One famous quote often attributed to Wendell Berry claims; “We do not inherit the world from our ancestors; we borrow it from our children.

There’s a lot of wisdom in this statement, and it connects to my primary role as a father—to create an atmosphere in which my children can learn, grow, and thrive.  This means providing for them financially, teaching them to read and write, and installing in them the values that lead to godly living.  But it also involves making sure that my generation faithfully stewards the world that Cadie, Lilee, and Ian have loaned to me.

To be honest, we’ve done a pretty crappy job at this last one.  Climate change isn’t the only major world problem by a long shot, but it does cause significant, negative, and long-term impacts on the world my kids will grow up in.  More importantly, we actually know how to solve it!  We simply lack the political will to do so.

That’s why I’m in DC advocating for change with a group called Citizen’s Climate Lobby.  CCL is a volunteer-based, non-profit organization that lobbies members of congress to implement a Carbon Fee and Dividend.  This legislation would both solve the problem of global climate change while simultaneously stimulating the economy, saving lives, and helping the average American household.  Check out this video to learn more about Carbon Fee and Dividend legislation.

This Dad wants to give the world back to my kids in better shape than it is now.  Will you join me by signing the Climate Caretaker Commitment or by getting involved with Citizen’s Climate Lobby?

By: Brian Webb, Director of Climate Caretakers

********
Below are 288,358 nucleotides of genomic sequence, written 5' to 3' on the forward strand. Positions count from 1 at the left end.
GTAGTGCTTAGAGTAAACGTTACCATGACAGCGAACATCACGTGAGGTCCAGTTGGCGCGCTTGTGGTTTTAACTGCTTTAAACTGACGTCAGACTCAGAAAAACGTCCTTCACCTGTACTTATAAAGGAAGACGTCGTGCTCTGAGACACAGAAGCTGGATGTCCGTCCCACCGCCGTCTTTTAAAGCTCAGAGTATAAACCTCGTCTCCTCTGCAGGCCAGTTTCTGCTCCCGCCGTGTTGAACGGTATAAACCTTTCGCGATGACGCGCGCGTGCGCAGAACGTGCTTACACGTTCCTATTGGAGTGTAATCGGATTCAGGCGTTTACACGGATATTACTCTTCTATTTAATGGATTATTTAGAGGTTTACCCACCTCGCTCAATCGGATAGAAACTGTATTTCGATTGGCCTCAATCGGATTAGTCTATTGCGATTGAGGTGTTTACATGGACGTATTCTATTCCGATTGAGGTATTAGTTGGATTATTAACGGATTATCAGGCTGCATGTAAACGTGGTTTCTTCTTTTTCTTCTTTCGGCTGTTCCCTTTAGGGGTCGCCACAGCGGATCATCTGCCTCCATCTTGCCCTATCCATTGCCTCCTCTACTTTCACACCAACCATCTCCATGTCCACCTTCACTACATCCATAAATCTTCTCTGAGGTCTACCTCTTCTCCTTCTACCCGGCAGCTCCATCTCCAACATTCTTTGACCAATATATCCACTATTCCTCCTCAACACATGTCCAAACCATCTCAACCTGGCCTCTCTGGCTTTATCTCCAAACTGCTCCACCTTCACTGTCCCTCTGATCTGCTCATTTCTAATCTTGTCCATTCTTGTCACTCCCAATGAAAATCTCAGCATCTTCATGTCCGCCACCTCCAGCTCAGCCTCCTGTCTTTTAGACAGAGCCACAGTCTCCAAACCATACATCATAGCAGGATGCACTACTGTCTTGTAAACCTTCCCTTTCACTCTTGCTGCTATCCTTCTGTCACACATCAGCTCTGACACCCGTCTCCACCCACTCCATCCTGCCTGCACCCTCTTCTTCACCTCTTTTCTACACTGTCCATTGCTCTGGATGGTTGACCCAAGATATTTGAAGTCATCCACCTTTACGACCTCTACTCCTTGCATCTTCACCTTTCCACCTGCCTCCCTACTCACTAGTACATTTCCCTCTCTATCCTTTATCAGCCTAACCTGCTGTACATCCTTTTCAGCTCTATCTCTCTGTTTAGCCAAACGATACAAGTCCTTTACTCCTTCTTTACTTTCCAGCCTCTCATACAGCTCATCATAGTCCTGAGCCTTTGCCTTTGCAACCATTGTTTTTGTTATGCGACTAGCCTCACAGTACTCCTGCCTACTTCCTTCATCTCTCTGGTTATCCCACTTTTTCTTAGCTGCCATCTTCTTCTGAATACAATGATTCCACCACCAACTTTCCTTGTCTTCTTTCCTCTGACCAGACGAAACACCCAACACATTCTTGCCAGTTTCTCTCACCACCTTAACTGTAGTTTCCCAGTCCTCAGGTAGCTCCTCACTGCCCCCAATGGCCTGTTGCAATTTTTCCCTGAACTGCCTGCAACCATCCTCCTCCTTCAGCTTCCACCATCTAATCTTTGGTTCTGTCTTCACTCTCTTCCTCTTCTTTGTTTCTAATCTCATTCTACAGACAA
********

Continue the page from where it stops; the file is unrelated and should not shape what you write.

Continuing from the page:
Climate Change is a Civil Rights Issue

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Amos 5,24

Prayer Update: Civil Rights Veteran Turns Attention to Climate Change; Loud Amens Resound.

Rev. Gerald Durley once marched shoulder-to-shoulder with Dr. King. Last week, he appeared in New York alongside Mr. Gore. Since 2006, Pastor Durley has been preaching this message:

Climate change is a civil rights issue. . . . When your children suffer from asthma and cannot go outside to play, as is the case for many in Atlanta, it is a civil rights issue. When unprecedented weather disasters devastate the poorest neighborhoods in places like New Orleans, New Jersey, and New York, it is a civil rights issue. When farmers in faraway lands cannot feed their families because the rains will no longer come, it is a civil rights issue.

O Just and Merciful God,

Thank you for Rev. Durley and our great cloud of witnesses.

Bless our African-American brothers and sisters who engage in climate action. As Rev. Durley points out, there are so many demands on their activism, such as Trayvon Martin, Black Lives Matters.